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3 key takeaways from Falcons vs. Raiders

It was a big win, but some concerns remain.

Atlanta Falcons v Oakland Raiders Photo by Thearon W. Henderson/Getty Images

The Falcons find themselves at 1-1 after getting a tough road win against the Oakland Raiders. It was a game virtually no one thought the Falcons could win (except for maybe the Falcoholic himself) and the team nearly gave it away a few times. You’ll find the full recap of the game on the site, but I wanted to draw focus to these three things in particular as they could be indicators of things to come.

Ball distribution means good things

Last year, Falcons fans were clamoring for Matt Ryan to throw the ball to someone not named Julio Jones. This year, fans are now clamoring for Ryan to throw the ball to Julio once in a while. Fans will never be happy - Julio did end up with over 100 yards on the day - but this development is a very good thing for the team.

On Sunday, Ryan distributed the ball to 9 different receivers, 8 of which had 2 or more catches. Julio had the most yards (106), but rookie Austin Hooper pitched in 84 of his own, while veteran Jacob Tamme netted a cool 75. Aldrick Robinson and Taylor Gabriel contributed 2/30 and 3/28 respectively.

This level of distribution indicates several things, all of them good. First, Ryan is getting more and more comfortable with this offense. He’s going through his progressions quickly and was often getting to his third or fourth read. Second, this is also an indication that the offensive line is holding up and that Ryan has confidence in them. Finally, it’s also indicative of the fact that Ryan feels good tossing the ball to any of these guys.

This offense can be incredibly dangerous, but is doubly-so when Ryan feels confident distributing it to a wide variety of players. If this keeps up, the Falcons offense may finally turn the corner this year.

Defense is still concerning

On the flip side of the ball, though, the defense still leaves us with a sour taste in our mouth. The pass rush was non-existent yet again, save for a garbage sack on a Derek Carr scramble out of bounds. Granted, the Raiders have one of the better offensive lines in the league, but Carr was able to fix a five course meal complete with creme brulee in the pocket he had on Sunday.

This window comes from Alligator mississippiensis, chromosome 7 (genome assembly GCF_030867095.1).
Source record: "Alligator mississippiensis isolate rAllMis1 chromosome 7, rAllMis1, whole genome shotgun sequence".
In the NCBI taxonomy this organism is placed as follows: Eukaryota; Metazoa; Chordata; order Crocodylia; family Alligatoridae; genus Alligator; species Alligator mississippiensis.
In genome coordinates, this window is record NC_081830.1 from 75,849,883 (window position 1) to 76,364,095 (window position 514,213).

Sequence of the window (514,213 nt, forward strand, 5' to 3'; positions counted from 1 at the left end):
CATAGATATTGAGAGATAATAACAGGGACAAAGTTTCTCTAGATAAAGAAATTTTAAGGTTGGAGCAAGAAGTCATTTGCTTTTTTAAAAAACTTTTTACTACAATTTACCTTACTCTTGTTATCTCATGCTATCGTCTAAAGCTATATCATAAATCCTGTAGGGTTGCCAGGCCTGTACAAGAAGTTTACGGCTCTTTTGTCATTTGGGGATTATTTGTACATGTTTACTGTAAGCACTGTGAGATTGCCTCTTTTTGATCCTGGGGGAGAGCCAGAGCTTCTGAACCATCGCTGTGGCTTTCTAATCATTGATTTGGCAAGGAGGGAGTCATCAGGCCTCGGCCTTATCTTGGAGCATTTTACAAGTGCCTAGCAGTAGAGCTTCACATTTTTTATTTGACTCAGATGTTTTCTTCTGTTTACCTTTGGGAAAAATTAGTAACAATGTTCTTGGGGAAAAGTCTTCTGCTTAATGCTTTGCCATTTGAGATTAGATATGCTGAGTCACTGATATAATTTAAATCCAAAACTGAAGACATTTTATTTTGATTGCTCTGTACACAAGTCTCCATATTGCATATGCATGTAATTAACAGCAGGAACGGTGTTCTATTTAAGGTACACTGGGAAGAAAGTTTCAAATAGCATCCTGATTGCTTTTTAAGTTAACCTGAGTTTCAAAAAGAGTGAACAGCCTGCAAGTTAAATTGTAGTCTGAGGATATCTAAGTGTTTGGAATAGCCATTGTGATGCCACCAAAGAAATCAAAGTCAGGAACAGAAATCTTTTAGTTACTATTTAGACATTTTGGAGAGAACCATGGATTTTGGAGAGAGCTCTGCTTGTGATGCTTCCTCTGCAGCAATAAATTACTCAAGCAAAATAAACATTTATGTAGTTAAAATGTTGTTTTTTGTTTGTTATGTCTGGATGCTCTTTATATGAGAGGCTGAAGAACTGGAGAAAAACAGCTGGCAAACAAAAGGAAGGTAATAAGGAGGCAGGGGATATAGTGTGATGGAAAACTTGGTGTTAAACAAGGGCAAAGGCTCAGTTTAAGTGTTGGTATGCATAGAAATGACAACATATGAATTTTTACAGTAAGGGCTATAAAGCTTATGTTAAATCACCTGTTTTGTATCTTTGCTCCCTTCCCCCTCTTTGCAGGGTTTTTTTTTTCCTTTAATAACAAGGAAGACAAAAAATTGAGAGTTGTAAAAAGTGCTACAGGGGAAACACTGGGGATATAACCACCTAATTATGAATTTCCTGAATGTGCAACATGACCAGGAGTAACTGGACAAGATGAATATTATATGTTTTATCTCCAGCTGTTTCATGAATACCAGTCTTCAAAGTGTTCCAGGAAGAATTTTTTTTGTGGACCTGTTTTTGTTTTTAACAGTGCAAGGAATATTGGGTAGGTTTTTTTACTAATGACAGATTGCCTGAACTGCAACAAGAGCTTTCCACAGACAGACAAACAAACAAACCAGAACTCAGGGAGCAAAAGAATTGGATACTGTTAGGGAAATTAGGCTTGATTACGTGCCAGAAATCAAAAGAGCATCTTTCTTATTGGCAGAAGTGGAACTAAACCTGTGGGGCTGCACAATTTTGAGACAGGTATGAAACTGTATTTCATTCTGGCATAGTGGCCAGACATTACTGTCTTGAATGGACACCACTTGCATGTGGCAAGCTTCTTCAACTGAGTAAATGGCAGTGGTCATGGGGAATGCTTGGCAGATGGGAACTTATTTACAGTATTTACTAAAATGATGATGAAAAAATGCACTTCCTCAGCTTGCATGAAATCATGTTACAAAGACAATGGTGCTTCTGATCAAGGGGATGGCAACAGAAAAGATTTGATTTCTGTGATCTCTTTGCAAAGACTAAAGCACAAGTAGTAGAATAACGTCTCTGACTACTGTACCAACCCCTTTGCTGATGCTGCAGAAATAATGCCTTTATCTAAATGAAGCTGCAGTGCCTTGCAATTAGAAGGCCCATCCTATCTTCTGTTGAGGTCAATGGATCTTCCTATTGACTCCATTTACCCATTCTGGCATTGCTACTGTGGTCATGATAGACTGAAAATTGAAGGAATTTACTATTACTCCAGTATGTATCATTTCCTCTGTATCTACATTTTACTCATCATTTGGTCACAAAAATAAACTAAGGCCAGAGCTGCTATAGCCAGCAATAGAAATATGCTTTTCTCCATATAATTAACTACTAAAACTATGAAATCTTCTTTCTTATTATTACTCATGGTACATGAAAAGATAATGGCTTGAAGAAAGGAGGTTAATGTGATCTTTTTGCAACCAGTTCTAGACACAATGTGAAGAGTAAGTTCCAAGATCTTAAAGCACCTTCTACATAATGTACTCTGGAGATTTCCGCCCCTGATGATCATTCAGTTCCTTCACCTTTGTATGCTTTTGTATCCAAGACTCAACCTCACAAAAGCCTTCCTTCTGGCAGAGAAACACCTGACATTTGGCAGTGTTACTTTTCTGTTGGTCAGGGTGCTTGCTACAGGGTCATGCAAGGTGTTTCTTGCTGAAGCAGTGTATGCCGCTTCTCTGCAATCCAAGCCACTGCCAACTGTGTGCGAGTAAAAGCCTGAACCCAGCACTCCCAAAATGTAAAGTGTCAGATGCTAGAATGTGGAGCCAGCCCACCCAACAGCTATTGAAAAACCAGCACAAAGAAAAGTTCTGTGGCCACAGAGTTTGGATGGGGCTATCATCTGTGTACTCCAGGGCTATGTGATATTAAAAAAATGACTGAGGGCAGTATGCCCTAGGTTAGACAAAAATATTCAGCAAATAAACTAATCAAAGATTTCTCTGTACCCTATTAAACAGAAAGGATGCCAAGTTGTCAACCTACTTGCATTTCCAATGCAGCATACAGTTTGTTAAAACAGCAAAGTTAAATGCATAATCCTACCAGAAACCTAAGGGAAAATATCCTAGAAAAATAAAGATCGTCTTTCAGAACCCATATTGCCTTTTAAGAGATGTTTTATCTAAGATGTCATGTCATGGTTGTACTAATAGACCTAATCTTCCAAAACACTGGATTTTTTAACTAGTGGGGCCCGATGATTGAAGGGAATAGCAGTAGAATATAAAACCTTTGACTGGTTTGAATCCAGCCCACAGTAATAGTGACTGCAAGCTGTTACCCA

Additionally, the number of missed tackles was highly concerning, as several offensive drives for the Raiders would have been stopped if the first/second/third/fourth defender had managed to bring the ball carrier down.

We were missing some guys - such as De’Vondre Campbell and Keanu Neal - but neither of them promises to dramatically impact the tackling of other players on this D.

This is a young defense, and they undoubtedly need time to mature and develop, but it’s looking increasingly like the Falcons will need 28+ from the offense every game in order to win. Dan Quinn needs to figure out why this team has suddenly forgotten fundamentals and get it fixed, or we could be in for shoot-outs every single week.

Offensive line is settling in

Jake Matthews had an ugly first game and teased that he was going to give us more of the same on Sunday. Considering that he and Ryan Schraeder were facing a very good pass rushing duo in Khalil Mack and Bruce Irvin, it was highly concerning. However, both Matthews and Schraeder settled in nicely along with the rest of the OL, allowing only one sack for the rest of the game. Ryan had mostly clean pockets to pass out of, and it’s clear that this line seems more cohesive than it did last year. The presence of Alex Mack in the middle does appear to be helping overall, even if the play of veteran Chris Chester has been less than ideal.

In fact, the unit performed well in run blocking as well, giving big lanes to Tevin Coleman and Devonta Freeman all day. It was a hopeful step forward and one that will need to continue if the Falcons are going to continue to have offensive success.

What are your takeaways from Sunday’s game against the Raiders?